So how much is Intel share worth? It depends on the assumptions used. We apply a two-stage DCF model in our equity valuation in two scenarios. In a bearish case, we assume 0 revenue growth from 2012 to 2019 to account for the slow sales when the PC market is in transition. Using historical average Capex intensity and 24.5% operating margin (to be conservative, we take a 1.4% haircut from a five-year average margin of 25.9%), Intel can generate an average $7.6 billion unlevered FCF per year in the next seven years. Using an 11% discount rate, the present value of this cash-flow stream is $37.6 billion. After 2019, we assume long-term revenue growth resumes to 3%. At an 11% discount rate, this translates to a terminal FCF multiple of 12.5 (12.875 in exact math) and a present value of $49 billion from the terminal value. Put these together and net out the net debt (factor in tax shield benefit at effective tax rate of 28%), Intel's market capitalization will be around $86.7 billion or $17.21 per share. We note that the assumed terminal growth rate of 3% is less than the trend line US nominal GDP growth rate. This scenario pretty much says that Intel will make little progress in mobile market while maintaining the same level of Capex as before. And after a long period of stagnation, the growth of PC and server market recovers to a rate below GDP growth. If such things happen, the downside risk of the stock is about 14% from the recent trade price of $20. In a more bullish scenario, we increase the seven years' sales growth to 2% and terminal growth rate to 5% but keep other assumptions intact. The share value rises to $21.81. This second scenario factors in some strength of the traditional PC market but barely prices in any upside from mobile processors, whether it is from tablet or hybrid tablet-laptop. Intel's average revenue growth in the past seven years was 6.7%. If the company successfully becomes one of the major players in the mobile chip market, the top line growth rate shall match that figure and share value will be much higher.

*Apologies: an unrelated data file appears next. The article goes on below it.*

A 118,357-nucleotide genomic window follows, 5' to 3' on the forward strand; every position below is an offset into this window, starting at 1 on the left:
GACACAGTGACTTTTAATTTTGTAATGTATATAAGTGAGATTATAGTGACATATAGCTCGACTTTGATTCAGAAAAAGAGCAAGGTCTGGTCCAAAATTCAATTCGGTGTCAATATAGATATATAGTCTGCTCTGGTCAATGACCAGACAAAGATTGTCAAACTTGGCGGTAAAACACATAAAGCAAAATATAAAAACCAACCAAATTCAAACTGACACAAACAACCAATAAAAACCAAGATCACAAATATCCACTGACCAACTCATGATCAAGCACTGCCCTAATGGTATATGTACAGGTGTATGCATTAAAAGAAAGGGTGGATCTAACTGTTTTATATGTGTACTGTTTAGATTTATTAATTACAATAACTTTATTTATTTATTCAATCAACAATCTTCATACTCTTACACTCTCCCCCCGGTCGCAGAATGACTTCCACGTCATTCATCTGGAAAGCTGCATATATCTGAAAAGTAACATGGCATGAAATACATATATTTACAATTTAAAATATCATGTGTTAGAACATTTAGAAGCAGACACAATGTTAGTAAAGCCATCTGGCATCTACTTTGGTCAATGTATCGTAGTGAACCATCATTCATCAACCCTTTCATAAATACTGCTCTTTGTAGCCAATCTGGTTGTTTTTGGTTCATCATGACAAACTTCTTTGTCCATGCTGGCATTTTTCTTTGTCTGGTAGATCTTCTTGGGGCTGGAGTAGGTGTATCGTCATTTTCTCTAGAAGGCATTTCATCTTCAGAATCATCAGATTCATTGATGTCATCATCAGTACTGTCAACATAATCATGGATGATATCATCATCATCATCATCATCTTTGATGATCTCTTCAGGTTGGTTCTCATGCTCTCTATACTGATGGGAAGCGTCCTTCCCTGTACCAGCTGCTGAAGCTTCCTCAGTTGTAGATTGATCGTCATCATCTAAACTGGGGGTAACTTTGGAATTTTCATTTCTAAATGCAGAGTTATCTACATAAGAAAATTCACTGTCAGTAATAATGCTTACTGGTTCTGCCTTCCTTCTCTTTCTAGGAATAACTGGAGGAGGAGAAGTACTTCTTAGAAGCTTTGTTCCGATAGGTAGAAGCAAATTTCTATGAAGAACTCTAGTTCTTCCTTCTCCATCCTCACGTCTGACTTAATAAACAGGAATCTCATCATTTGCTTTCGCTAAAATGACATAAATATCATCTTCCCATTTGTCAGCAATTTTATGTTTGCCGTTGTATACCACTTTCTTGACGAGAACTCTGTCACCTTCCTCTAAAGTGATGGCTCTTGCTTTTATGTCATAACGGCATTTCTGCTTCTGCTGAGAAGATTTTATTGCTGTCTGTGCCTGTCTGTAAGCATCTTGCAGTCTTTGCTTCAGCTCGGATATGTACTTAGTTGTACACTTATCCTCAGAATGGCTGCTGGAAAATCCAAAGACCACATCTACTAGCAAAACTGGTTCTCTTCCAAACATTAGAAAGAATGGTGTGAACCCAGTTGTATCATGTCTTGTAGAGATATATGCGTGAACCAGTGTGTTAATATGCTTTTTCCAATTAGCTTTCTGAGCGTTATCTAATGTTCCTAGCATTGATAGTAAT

Conclusion